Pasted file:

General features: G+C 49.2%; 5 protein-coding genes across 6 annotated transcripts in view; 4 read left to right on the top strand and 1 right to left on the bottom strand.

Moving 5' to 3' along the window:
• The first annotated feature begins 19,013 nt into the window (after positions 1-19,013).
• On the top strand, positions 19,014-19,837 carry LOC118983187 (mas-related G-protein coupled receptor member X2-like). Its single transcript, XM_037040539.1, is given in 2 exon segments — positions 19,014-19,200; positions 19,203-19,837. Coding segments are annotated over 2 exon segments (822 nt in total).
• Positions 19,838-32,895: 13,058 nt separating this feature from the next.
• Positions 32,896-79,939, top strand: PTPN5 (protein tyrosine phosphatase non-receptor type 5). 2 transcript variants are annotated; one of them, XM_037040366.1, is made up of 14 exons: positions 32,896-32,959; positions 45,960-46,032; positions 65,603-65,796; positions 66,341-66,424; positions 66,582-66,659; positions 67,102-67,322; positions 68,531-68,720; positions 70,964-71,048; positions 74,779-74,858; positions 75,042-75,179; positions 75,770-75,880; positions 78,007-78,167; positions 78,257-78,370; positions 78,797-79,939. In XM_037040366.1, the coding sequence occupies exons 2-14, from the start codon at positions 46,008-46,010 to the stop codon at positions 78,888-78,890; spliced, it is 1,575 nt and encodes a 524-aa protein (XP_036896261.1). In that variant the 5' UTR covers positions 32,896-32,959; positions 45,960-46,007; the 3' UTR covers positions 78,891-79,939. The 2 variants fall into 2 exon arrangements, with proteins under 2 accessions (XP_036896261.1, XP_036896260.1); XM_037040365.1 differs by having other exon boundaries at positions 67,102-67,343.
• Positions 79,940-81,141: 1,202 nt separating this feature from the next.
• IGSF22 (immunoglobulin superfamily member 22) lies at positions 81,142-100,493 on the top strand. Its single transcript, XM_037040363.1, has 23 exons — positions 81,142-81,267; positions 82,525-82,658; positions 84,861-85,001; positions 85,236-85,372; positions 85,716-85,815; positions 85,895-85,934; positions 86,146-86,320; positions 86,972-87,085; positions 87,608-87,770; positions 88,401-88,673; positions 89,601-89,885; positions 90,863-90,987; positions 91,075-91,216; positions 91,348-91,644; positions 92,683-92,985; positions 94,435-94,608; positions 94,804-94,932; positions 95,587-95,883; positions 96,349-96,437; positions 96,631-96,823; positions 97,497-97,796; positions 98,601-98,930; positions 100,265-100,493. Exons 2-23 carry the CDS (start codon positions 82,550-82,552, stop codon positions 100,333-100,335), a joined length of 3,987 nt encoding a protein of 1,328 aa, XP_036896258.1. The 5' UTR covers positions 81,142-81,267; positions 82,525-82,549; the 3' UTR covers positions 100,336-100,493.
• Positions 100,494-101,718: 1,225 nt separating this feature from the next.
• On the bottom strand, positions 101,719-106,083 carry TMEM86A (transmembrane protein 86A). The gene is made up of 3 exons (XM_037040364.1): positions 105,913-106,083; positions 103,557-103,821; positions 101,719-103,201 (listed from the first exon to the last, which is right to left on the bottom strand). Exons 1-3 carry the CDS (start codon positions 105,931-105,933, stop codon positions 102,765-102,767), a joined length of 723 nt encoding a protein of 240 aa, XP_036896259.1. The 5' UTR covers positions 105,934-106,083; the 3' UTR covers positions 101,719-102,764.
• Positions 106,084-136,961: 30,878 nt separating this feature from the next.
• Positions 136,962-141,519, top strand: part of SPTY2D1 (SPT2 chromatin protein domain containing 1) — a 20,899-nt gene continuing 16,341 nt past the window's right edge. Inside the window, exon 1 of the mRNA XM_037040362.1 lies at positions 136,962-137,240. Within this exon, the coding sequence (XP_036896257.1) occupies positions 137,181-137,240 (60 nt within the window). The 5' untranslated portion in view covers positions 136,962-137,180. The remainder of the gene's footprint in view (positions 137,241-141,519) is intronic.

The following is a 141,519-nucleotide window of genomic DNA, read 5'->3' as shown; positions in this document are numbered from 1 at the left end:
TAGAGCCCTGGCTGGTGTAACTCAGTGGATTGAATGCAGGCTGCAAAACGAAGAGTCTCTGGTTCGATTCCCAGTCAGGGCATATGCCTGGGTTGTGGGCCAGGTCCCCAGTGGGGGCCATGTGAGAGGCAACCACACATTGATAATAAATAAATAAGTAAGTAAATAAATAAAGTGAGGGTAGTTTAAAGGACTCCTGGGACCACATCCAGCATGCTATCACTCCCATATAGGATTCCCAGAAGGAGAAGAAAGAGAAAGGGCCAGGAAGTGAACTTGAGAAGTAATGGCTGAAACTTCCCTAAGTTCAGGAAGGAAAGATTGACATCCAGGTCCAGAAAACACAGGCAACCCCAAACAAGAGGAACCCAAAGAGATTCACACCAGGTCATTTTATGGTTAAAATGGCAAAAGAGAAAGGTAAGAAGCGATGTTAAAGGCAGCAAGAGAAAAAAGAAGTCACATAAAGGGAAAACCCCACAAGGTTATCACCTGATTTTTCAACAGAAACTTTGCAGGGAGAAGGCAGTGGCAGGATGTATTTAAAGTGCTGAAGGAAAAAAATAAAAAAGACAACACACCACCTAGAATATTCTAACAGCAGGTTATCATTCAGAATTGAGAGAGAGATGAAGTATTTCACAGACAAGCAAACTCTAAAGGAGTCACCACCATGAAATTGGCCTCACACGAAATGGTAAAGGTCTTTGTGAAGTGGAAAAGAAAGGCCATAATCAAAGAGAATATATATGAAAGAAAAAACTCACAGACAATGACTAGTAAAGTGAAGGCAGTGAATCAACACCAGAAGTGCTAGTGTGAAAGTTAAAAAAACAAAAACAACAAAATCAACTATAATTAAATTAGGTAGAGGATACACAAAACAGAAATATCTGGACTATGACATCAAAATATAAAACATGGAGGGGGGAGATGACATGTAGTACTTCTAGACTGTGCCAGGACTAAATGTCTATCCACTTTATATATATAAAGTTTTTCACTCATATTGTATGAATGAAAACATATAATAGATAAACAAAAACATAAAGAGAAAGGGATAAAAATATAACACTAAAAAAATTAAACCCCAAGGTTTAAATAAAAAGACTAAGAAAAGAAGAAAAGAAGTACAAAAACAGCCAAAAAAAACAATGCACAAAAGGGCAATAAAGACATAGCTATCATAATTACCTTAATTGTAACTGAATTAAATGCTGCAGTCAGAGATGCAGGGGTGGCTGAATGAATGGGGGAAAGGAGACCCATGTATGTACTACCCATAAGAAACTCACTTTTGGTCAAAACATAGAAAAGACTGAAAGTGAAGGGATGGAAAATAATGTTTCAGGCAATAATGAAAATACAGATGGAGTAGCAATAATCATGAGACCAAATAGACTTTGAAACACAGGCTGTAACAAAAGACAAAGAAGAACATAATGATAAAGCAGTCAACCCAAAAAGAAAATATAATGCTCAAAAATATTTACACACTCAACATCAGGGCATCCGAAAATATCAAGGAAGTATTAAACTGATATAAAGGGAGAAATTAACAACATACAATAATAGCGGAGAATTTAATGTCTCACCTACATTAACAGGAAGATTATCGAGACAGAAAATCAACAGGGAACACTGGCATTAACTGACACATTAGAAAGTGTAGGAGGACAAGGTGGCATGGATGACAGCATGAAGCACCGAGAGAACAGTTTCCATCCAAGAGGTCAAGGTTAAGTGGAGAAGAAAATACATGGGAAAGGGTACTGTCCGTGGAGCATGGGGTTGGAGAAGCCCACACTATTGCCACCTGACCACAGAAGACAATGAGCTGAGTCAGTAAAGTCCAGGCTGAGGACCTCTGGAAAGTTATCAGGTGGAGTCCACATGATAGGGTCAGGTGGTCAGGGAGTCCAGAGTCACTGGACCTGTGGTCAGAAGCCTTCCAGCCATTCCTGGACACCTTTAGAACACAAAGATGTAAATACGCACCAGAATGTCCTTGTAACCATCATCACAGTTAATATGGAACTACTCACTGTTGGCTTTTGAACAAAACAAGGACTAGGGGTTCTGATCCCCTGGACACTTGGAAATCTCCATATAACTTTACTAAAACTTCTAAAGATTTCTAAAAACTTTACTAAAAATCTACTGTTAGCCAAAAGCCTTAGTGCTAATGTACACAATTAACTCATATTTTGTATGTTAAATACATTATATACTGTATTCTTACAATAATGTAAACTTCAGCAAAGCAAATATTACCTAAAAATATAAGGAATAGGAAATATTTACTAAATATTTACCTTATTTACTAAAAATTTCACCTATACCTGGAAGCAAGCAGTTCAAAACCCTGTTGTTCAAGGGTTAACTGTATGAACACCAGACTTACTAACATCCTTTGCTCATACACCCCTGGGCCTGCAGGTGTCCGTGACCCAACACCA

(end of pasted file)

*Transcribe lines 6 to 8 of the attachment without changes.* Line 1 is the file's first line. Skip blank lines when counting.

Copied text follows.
• Positions 32,896-79,939, top strand: PTPN5 (protein tyrosine phosphatase non-receptor type 5). 2 transcript variants are annotated; one of them, XM_037040366.1, is made up of 14 exons: positions 32,896-32,959; positions 45,960-46,032; positions 65,603-65,796; positions 66,341-66,424; positions 66,582-66,659; positions 67,102-67,322; positions 68,531-68,720; positions 70,964-71,048; positions 74,779-74,858; positions 75,042-75,179; positions 75,770-75,880; positions 78,007-78,167; positions 78,257-78,370; positions 78,797-79,939. In XM_037040366.1, the coding sequence occupies exons 2-14, from the start codon at positions 46,008-46,010 to the stop codon at positions 78,888-78,890; spliced, it is 1,575 nt and encodes a 524-aa protein (XP_036896261.1). In that variant the 5' UTR covers positions 32,896-32,959; positions 45,960-46,007; the 3' UTR covers positions 78,891-79,939. The 2 variants fall into 2 exon arrangements, with proteins under 2 accessions (XP_036896261.1, XP_036896260.1); XM_037040365.1 differs by having other exon boundaries at positions 67,102-67,343.
• Positions 79,940-81,141: 1,202 nt separating this feature from the next.
• IGSF22 (immunoglobulin superfamily member 22) lies at positions 81,142-100,493 on the top strand. Its single transcript, XM_037040363.1, has 23 exons — positions 81,142-81,267; positions 82,525-82,658; positions 84,861-85,001; positions 85,236-85,372; positions 85,716-85,815; positions 85,895-85,934; positions 86,146-86,320; positions 86,972-87,085; positions 87,608-87,770; positions 88,401-88,673; positions 89,601-89,885; positions 90,863-90,987; positions 91,075-91,216; positions 91,348-91,644; positions 92,683-92,985; positions 94,435-94,608; positions 94,804-94,932; positions 95,587-95,883; positions 96,349-96,437; positions 96,631-96,823; positions 97,497-97,796; positions 98,601-98,930; positions 100,265-100,493. Exons 2-23 carry the CDS (start codon positions 82,550-82,552, stop codon positions 100,333-100,335), a joined length of 3,987 nt encoding a protein of 1,328 aa, XP_036896258.1. The 5' UTR covers positions 81,142-81,267; positions 82,525-82,549; the 3' UTR covers positions 100,336-100,493.